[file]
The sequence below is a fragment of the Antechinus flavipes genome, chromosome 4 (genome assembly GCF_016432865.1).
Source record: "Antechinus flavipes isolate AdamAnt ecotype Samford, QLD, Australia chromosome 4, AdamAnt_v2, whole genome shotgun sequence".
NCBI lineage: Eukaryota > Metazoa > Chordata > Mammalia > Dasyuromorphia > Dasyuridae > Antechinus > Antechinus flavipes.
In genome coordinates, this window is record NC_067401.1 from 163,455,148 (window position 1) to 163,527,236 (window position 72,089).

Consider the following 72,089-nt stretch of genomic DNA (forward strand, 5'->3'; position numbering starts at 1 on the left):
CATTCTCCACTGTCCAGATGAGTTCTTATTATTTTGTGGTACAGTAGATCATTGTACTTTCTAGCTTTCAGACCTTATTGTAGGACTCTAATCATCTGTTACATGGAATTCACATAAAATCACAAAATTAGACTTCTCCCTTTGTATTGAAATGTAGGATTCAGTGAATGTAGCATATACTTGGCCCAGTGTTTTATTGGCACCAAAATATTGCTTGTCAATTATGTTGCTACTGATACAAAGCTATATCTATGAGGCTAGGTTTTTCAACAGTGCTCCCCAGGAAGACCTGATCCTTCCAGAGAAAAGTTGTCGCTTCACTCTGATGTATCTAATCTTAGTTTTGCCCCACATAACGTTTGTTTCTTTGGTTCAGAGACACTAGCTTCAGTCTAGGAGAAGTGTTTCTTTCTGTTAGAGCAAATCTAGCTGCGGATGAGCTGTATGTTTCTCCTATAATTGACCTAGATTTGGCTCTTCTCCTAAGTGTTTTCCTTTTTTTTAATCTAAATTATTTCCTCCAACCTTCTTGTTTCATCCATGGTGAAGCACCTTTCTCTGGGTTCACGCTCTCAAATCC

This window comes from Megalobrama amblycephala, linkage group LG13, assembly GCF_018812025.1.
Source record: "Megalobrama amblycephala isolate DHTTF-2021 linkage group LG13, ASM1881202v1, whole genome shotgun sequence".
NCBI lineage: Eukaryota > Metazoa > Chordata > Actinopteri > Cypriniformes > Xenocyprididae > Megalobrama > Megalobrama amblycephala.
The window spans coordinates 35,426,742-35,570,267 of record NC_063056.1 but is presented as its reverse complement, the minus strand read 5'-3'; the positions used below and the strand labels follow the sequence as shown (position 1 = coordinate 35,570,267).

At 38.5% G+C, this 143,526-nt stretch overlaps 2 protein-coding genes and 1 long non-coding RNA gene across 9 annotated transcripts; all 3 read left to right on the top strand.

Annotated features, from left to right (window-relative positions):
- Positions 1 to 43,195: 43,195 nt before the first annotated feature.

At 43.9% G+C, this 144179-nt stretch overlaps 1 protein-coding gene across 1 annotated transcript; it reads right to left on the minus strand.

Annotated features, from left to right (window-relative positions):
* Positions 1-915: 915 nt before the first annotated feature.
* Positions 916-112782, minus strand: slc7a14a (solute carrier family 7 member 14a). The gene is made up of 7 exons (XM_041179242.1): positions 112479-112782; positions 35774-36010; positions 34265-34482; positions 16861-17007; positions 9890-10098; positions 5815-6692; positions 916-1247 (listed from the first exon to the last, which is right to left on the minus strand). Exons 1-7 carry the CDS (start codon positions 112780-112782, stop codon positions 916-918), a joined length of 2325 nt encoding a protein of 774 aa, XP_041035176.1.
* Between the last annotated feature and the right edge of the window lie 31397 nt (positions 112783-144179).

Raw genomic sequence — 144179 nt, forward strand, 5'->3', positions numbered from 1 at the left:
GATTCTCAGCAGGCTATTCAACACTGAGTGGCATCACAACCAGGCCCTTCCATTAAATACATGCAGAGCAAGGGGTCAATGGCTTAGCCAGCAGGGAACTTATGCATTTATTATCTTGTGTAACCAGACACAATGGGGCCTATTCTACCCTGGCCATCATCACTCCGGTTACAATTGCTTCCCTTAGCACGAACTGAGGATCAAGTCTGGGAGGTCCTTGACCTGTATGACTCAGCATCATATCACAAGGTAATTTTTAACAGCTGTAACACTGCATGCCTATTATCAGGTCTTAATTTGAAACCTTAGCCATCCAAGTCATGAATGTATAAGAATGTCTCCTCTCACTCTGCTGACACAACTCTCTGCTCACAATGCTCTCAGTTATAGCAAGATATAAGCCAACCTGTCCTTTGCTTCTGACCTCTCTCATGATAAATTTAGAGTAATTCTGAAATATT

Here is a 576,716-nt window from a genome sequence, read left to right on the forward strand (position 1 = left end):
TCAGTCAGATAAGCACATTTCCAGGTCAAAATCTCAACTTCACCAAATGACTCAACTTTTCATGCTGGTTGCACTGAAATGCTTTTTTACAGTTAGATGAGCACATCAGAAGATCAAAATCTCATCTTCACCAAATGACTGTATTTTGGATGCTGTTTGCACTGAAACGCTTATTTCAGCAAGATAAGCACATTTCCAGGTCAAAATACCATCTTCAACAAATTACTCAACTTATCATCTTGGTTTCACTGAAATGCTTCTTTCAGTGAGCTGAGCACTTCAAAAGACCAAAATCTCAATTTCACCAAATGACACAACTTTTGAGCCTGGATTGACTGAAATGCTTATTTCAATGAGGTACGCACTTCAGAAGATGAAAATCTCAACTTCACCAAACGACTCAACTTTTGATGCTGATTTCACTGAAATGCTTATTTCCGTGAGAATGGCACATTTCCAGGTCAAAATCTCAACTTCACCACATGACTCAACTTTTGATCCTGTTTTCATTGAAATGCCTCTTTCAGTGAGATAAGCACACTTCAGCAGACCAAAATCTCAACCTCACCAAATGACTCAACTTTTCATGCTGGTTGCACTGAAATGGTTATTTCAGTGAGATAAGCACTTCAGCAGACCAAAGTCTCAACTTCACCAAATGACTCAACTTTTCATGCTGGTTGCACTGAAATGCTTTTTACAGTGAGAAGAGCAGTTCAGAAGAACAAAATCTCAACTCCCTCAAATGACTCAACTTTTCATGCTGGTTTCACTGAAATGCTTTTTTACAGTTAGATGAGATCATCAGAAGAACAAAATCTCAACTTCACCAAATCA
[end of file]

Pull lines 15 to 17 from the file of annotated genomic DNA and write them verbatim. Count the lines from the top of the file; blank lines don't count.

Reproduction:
Annotated features, from left to right (window-relative positions):
* Positions 1-915: 915 nt before the first annotated feature.
* Positions 916-112782, minus strand: slc7a14a (solute carrier family 7 member 14a). The gene is made up of 7 exons (XM_041179242.1): positions 112479-112782; positions 35774-36010; positions 34265-34482; positions 16861-17007; positions 9890-10098; positions 5815-6692; positions 916-1247 (listed from the first exon to the last, which is right to left on the minus strand). Exons 1-7 carry the CDS (start codon positions 112780-112782, stop codon positions 916-918), a joined length of 2325 nt encoding a protein of 774 aa, XP_041035176.1.